Who Owns You? How to Make Sure You Own Your Creative Works

Sydnee Mack

Who Owns You? How to Make Sure You Own Your Creative Works

Have you ever hired someone to design a logo, take a photo, create an image or produce a jingle? If so, have you ever asked yourself: “Who owns this stuff?” The general rule of law for copyright ownership is as follows: whoever creates the work owns it. That means if you did not create it, you do NOT own it! So, if you don’t own the work, how do you go about securing ownership over images and other works? Great question! The following are several ways that you can obtain ownership of your logo, photos, graphics, jingles…etc.:

Create the work yourself

Obviously, the easiest way to own your work is to… CREATE IT! Because copyright ownership/protection automatically vests in the creator of the work. If you create your work, you own it! BUT if the work you are seeking to protect is also a logo, consider seeking trademark protection in lieu of copyright protection.

Create part of  the work

 A joint work is a work prepared by two or more individuals with the intention that their separate contributions be merged into a single work.  Authors own the work jointly and equally unless the authors make an agreement stating otherwise. Each joint author has the right to exercise any or all of the exclusive rights granted to all copyright owners including but not limited to: licensing the work, transferring his or her entire ownership interest to another person without the other joint authors’ consent and update the work for his or her own purpose. If you don’t wish to own the work equally, you can use a statement of joint work to outline the following: each individual author’s ownership interest in the work, each author’s share of any revenues generated by the exploitation of the mark, marketing rights, use rights and infringement prosecution rights.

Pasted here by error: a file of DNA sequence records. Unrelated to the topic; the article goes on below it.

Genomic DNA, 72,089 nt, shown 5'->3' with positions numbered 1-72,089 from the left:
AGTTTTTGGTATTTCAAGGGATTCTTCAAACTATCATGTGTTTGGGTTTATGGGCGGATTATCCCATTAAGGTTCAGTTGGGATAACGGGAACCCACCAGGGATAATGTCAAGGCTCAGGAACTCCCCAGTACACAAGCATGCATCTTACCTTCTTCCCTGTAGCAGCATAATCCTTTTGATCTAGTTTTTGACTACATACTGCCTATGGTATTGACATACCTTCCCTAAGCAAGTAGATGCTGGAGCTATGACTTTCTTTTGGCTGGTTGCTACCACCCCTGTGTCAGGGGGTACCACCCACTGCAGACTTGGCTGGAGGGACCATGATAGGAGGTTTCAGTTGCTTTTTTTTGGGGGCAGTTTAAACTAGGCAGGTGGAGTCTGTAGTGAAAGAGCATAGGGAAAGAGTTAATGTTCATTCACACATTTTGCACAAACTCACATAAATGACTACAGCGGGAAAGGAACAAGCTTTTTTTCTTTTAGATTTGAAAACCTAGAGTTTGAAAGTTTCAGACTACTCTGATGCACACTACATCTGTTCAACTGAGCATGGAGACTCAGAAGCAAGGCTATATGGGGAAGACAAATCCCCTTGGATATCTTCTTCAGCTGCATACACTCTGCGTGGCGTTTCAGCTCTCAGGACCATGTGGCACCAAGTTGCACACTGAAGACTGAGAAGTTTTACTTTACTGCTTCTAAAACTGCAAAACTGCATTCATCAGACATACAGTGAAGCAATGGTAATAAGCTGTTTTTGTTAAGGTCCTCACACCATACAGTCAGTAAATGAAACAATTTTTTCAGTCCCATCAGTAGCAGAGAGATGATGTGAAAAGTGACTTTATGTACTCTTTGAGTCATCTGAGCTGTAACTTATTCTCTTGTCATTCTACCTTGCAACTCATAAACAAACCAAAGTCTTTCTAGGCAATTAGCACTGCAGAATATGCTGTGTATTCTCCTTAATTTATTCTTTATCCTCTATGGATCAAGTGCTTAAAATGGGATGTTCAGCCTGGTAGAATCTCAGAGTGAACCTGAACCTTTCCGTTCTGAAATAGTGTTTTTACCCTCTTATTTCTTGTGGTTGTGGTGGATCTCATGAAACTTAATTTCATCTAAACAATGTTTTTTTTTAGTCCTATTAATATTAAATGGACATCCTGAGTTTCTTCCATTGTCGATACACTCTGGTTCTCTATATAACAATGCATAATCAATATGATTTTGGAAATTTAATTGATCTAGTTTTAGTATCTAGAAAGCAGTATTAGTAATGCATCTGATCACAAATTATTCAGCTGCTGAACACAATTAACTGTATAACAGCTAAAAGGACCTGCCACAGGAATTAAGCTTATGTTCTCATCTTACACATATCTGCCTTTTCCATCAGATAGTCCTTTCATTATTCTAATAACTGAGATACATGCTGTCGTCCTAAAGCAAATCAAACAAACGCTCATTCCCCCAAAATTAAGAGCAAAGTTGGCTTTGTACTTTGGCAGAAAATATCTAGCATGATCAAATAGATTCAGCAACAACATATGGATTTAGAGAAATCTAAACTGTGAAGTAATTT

Copyright assignment agreement

 A copyright assignment agreement is an instrument/document that transfers ownership of a copyright from one party to another. This type of agreement is ideal for “one-off” or isolated situations when you contract an artist, designer, photographer or musician…etc. for their services. You may have to pay the other party in exchange for ownership rights of the work. But once the agreement is executed, (both parties sign it) the work will be all yours

Work for hire clause/agreement

A work made for hire is a work that is created by an employee or independent contractor for an employer. If you hire someone to perform work for you on a regular or consistent basis, make sure you include a work for hire provision in your independent contractor or employment agreement. The provision will stipulate that any work created by the employee/independent contractor during the course of his/her employment shall be automatically owned by the employer (you). You, however, may not have any right to work the employee/independent contractor creates on his/her own time with his/her own money, equipment and/or resources.

Finally, since copyright protection is automatic at creation or lawful ownership, you do not need to register your work with the U.S. Copyright Office. However, if you wish to file a lawsuit for copyright infringement, you must register your work. To register a work, submit a completed application form, filing fee, and copies of the work to the U.S. Copyright Office.

 

Disclaimer: The information contained in this post is not and should not be considered legal advice. All materials on this page and website have been prepared for general information purposes only to permit you to learn more about small business law, Attorney Sydnee Mack, her services and her firm.  The information presented is not legal advice, is not to be acted on as such, may not be current and is subject to change without notice.

 

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Who Owns You? How to Make Sure You Own Your Creative Works